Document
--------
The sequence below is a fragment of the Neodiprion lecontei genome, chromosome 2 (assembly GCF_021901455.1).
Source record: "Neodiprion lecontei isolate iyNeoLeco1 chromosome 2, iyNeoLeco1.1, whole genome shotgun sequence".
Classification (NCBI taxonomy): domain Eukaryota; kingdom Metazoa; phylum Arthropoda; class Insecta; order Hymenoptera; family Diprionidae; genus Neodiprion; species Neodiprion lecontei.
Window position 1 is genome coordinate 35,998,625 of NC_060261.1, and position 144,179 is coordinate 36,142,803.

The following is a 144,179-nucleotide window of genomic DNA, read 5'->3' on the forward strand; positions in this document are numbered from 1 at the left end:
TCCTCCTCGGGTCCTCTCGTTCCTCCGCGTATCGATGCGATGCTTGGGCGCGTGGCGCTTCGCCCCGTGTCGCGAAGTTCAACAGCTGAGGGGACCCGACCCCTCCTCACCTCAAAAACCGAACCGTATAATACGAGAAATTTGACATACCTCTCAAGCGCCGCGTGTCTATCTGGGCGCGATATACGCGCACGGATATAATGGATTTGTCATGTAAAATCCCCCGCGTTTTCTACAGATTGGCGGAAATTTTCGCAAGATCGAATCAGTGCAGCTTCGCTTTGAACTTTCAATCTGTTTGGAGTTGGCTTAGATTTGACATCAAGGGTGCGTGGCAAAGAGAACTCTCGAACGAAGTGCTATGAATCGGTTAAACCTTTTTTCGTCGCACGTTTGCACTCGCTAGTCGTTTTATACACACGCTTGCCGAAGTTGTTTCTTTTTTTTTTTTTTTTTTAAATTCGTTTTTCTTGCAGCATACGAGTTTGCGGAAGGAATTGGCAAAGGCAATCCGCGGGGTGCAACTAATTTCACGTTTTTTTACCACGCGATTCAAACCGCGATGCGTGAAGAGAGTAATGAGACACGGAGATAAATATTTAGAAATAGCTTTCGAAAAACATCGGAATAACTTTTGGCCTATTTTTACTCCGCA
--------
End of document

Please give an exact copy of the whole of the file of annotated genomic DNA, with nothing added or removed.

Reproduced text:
The sequence below is a fragment of the Neodiprion lecontei genome, chromosome 2 (assembly GCF_021901455.1).
Source record: "Neodiprion lecontei isolate iyNeoLeco1 chromosome 2, iyNeoLeco1.1, whole genome shotgun sequence".
Classification (NCBI taxonomy): domain Eukaryota; kingdom Metazoa; phylum Arthropoda; class Insecta; order Hymenoptera; family Diprionidae; genus Neodiprion; species Neodiprion lecontei.
Window position 1 is genome coordinate 35,998,625 of NC_060261.1, and position 144,179 is coordinate 36,142,803.

The following is a 144,179-nucleotide window of genomic DNA, read 5'->3' on the forward strand; positions in this document are numbered from 1 at the left end:
TCCTCCTCGGGTCCTCTCGTTCCTCCGCGTATCGATGCGATGCTTGGGCGCGTGGCGCTTCGCCCCGTGTCGCGAAGTTCAACAGCTGAGGGGACCCGACCCCTCCTCACCTCAAAAACCGAACCGTATAATACGAGAAATTTGACATACCTCTCAAGCGCCGCGTGTCTATCTGGGCGCGATATACGCGCACGGATATAATGGATTTGTCATGTAAAATCCCCCGCGTTTTCTACAGATTGGCGGAAATTTTCGCAAGATCGAATCAGTGCAGCTTCGCTTTGAACTTTCAATCTGTTTGGAGTTGGCTTAGATTTGACATCAAGGGTGCGTGGCAAAGAGAACTCTCGAACGAAGTGCTATGAATCGGTTAAACCTTTTTTCGTCGCACGTTTGCACTCGCTAGTCGTTTTATACACACGCTTGCCGAAGTTGTTTCTTTTTTTTTTTTTTTTTTAAATTCGTTTTTCTTGCAGCATACGAGTTTGCGGAAGGAATTGGCAAAGGCAATCCGCGGGGTGCAACTAATTTCACGTTTTTTTACCACGCGATTCAAACCGCGATGCGTGAAGAGAGTAATGAGACACGGAGATAAATATTTAGAAATAGCTTTCGAAAAACATCGGAATAACTTTTGGCCTATTTTTACTCCGCA